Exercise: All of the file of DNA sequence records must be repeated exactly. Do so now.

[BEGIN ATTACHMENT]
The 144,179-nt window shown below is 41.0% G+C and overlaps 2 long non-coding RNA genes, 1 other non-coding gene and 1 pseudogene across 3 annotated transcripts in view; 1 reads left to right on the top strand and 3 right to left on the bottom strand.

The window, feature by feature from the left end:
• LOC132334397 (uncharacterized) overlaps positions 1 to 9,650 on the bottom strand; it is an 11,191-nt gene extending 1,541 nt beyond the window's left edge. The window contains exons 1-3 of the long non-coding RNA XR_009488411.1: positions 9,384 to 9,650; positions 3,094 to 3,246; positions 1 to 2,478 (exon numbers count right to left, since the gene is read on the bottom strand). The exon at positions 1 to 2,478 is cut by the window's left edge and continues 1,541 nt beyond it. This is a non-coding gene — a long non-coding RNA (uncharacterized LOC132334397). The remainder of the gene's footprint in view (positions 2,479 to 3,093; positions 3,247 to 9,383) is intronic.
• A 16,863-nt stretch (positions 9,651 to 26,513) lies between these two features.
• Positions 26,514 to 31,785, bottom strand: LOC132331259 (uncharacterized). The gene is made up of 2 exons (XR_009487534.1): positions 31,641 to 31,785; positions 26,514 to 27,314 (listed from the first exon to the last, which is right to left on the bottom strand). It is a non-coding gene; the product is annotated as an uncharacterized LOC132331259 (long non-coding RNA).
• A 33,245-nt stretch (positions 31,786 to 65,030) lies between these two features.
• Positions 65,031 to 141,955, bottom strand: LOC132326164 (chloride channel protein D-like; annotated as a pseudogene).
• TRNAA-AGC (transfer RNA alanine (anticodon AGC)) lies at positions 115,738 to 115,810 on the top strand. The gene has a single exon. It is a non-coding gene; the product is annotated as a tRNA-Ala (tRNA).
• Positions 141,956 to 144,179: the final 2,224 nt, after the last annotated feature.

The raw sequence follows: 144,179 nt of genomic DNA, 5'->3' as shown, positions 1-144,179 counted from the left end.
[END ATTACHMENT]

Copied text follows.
The 144,179-nt window shown below is 41.0% G+C and overlaps 2 long non-coding RNA genes, 1 other non-coding gene and 1 pseudogene across 3 annotated transcripts in view; 1 reads left to right on the top strand and 3 right to left on the bottom strand.

The window, feature by feature from the left end:
• LOC132334397 (uncharacterized) overlaps positions 1 to 9,650 on the bottom strand; it is an 11,191-nt gene extending 1,541 nt beyond the window's left edge. The window contains exons 1-3 of the long non-coding RNA XR_009488411.1: positions 9,384 to 9,650; positions 3,094 to 3,246; positions 1 to 2,478 (exon numbers count right to left, since the gene is read on the bottom strand). The exon at positions 1 to 2,478 is cut by the window's left edge and continues 1,541 nt beyond it. This is a non-coding gene — a long non-coding RNA (uncharacterized LOC132334397). The remainder of the gene's footprint in view (positions 2,479 to 3,093; positions 3,247 to 9,383) is intronic.
• A 16,863-nt stretch (positions 9,651 to 26,513) lies between these two features.
• Positions 26,514 to 31,785, bottom strand: LOC132331259 (uncharacterized). The gene is made up of 2 exons (XR_009487534.1): positions 31,641 to 31,785; positions 26,514 to 27,314 (listed from the first exon to the last, which is right to left on the bottom strand). It is a non-coding gene; the product is annotated as an uncharacterized LOC132331259 (long non-coding RNA).
• A 33,245-nt stretch (positions 31,786 to 65,030) lies between these two features.
• Positions 65,031 to 141,955, bottom strand: LOC132326164 (chloride channel protein D-like; annotated as a pseudogene).
• TRNAA-AGC (transfer RNA alanine (anticodon AGC)) lies at positions 115,738 to 115,810 on the top strand. The gene has a single exon. It is a non-coding gene; the product is annotated as a tRNA-Ala (tRNA).
• Positions 141,956 to 144,179: the final 2,224 nt, after the last annotated feature.

The raw sequence follows: 144,179 nt of genomic DNA, 5'->3' as shown, positions 1-144,179 counted from the left end.